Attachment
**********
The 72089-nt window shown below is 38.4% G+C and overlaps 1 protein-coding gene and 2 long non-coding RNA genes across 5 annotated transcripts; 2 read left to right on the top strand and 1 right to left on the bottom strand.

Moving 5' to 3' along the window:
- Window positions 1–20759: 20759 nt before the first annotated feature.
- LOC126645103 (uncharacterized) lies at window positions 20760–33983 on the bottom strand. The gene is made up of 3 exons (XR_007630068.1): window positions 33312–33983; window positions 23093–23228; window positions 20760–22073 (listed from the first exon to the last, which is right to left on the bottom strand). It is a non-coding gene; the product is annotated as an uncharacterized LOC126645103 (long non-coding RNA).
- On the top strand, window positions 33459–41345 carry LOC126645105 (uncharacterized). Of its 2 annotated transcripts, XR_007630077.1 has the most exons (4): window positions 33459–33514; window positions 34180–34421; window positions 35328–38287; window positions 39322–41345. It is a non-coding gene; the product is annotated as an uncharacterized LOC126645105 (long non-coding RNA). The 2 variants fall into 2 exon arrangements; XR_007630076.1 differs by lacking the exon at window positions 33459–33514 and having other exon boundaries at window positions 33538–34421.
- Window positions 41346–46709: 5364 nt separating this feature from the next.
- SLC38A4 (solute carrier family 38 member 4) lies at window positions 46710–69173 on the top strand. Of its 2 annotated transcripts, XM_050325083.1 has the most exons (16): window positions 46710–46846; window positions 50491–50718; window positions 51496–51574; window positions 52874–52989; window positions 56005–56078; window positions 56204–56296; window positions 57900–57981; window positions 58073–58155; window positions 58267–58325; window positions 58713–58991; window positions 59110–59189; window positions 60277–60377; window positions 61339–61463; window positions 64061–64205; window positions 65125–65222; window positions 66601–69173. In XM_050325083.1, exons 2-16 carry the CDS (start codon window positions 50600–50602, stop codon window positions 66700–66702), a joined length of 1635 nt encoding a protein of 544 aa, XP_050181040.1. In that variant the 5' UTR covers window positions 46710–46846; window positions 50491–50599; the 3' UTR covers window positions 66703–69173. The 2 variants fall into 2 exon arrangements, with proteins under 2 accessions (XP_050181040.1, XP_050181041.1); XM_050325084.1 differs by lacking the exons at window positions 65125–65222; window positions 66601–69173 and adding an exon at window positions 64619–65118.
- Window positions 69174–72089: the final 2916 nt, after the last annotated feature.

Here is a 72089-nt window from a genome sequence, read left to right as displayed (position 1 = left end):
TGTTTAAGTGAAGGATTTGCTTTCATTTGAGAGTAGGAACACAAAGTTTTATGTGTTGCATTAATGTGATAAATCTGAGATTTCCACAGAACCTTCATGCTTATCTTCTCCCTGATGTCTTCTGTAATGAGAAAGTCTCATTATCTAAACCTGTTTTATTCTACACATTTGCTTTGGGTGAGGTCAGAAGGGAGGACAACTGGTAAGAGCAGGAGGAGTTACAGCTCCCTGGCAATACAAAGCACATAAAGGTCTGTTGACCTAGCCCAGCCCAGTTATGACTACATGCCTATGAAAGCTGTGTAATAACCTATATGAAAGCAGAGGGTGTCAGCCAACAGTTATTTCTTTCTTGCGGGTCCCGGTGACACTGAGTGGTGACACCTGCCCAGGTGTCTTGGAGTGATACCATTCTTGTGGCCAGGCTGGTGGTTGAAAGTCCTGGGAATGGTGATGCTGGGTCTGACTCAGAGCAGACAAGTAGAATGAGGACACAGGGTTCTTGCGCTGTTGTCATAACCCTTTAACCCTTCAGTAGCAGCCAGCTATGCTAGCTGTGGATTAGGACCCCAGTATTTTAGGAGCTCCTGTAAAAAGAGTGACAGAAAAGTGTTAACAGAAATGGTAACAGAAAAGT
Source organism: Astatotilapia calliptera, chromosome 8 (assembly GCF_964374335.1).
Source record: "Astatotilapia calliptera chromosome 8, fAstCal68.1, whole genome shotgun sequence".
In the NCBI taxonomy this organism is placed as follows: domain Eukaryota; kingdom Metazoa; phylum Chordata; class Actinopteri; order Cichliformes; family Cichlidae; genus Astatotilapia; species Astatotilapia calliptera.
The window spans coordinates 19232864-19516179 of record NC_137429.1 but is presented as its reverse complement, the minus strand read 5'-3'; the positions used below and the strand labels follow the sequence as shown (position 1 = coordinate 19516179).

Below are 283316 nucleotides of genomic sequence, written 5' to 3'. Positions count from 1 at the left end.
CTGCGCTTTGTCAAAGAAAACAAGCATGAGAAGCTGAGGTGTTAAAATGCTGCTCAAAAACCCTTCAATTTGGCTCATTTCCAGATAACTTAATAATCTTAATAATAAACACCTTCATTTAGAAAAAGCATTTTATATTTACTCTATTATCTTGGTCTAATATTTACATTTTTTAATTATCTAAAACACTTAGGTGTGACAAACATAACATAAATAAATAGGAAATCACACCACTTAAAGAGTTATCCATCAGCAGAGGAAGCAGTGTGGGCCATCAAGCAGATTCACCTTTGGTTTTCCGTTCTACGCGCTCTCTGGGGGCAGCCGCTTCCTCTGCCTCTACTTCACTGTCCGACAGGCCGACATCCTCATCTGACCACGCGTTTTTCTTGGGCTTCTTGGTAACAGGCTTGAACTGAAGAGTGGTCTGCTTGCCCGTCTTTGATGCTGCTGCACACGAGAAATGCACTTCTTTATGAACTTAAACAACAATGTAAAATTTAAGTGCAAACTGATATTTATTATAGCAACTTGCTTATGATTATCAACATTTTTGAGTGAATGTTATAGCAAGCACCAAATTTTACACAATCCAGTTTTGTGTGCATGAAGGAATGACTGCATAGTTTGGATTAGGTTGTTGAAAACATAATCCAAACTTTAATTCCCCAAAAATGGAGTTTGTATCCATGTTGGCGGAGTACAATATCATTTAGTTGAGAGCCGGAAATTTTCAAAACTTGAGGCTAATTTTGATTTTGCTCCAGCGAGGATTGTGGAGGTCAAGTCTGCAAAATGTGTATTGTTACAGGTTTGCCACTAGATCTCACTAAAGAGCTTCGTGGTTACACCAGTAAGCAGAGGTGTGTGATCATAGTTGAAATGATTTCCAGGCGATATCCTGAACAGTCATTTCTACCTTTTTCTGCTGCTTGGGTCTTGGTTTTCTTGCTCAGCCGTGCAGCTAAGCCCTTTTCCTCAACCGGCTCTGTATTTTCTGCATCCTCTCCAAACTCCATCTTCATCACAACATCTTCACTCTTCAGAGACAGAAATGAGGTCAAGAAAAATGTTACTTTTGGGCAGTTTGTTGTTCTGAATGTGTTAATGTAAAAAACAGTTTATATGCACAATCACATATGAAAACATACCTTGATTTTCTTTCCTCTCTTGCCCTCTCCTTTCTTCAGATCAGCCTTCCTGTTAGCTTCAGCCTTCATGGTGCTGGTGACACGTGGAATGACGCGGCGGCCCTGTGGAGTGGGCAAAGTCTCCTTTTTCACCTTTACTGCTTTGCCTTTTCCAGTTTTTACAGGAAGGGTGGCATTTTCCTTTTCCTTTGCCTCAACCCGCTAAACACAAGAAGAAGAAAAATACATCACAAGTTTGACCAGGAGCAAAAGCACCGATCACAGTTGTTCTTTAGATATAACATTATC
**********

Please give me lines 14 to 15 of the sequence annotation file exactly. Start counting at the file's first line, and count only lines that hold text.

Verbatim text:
The window spans coordinates 19232864-19516179 of record NC_137429.1 but is presented as its reverse complement, the minus strand read 5'-3'; the positions used below and the strand labels follow the sequence as shown (position 1 = coordinate 19516179).

Below are 283316 nucleotides of genomic sequence, written 5' to 3'. Positions count from 1 at the left end.